Let It Go Principle 3: Consider the Payoffs to Status Quo

How do you gain from your pain and how to stop it

You may be more successful getting rid of stress habits if you consider their payoffs. For example, perfectionism has some valuable payoffs. First of all, you may believe that if you weren’t such a perfectionist, you wouldn’t do much. You’re convinced that you would perform poorly. Secondly, you produce excellent work when you strive for perfection, right? You try very hard to achieve outstanding results.

It’s critical to acknowledge these benefits or payoffs of perfectionism if you want to overcome this stressful habit. Nevertheless, as I mention in chapter 6 of my book “Leadership Success in Spite of Stress”, this personal belief system also has many more drawbacks than benefits. Once you weigh the pros and cons of perfectionism, you will be much more willing to lower your standards and, hence, your stress.

Remember, there may be something about your situation that you like, something preventing you from changing it. Your problem may be reinforcing because it provides subtle or subconscious benefits. For this reason, you may unintentionally hold onto your old behavior rather than change it. Regardless of your undesired behavior, there may be something about it that’s rewarding. Your desire to hold onto that reward may create your own resistance.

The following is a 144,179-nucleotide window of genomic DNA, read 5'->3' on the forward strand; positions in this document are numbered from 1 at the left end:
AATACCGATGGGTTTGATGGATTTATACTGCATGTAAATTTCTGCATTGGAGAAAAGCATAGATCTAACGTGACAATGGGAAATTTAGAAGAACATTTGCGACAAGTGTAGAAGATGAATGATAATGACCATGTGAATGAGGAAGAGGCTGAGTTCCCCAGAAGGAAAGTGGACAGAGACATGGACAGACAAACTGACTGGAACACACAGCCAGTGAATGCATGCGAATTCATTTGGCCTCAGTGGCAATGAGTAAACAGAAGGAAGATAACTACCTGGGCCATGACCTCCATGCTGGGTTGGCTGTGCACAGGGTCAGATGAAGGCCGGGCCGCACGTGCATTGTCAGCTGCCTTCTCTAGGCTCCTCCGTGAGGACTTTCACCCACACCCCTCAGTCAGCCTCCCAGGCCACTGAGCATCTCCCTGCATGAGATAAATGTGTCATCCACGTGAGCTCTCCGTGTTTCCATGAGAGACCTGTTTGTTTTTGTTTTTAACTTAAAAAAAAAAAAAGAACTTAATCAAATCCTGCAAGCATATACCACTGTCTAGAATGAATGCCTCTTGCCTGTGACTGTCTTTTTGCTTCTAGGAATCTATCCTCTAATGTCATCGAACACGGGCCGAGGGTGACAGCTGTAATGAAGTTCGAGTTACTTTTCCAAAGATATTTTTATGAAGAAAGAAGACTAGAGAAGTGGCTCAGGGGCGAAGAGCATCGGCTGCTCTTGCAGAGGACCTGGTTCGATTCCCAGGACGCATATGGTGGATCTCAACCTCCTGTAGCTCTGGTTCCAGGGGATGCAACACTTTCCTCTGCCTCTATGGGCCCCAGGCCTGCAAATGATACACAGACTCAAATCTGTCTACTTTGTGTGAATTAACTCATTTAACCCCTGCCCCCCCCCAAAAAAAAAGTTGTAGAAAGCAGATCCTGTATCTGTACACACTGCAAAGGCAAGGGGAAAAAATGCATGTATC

Penny is an example of one of my clients who had a tendency to set standards higher than everyone else’s. When she succeeded in meeting them, she felt she was achieving great things. This perfectionism fulfilled her need for acceptance and recognition at work. A high achiever, she often worked into the wee hours of the night getting that PowerPoint presentation just right, redoing her team’s work, or responding to everything personally because everything is of equal importance.

 

For Penny to give up dwelling on the details and micromanaging her employees, she had to let go her urge to be flawless. I asked her if there were other ways to gain attention, validation, support, and self-esteem. Her work as an accountant in her small business kept her isolated from people. She had almost no social interaction, excitement, or recognition. Penny admitted that it might help if she pursued a long-lost hobby.

Let It Go Principle 4: There’s a Better Way to Meet Your Needs

So she went back to playing tennis with one of her friends. During the winter months, they played racquetball indoors. Since she loved gardening, she decided to grow a flower garden with her husband. Going out to eat with friends once a month was another routine task Penny added to her stress-management agenda. She had few friends and did little socializing, even in her personal life. So playing tennis, going out to eat with friends, and growing a garden with her husband really added fun, socialization, and excitement to her life. As a result, she was able to let go of her tendency to overwork, micro-manage, and other perfectionistic behaviors. More information about giving up perfectionism can be found in my book, “Leadership Success in Spite of Stress”. It is available for purchase at only $16 on Amazon.com.

Barbara Jordan, 
Author, Trainer/Facilitator, Executive Coach

LPI (Leadership Practices Inventory) Certified Coach

DISC Certified Behavior Analyst

AdvantEdge Success Coaching & Training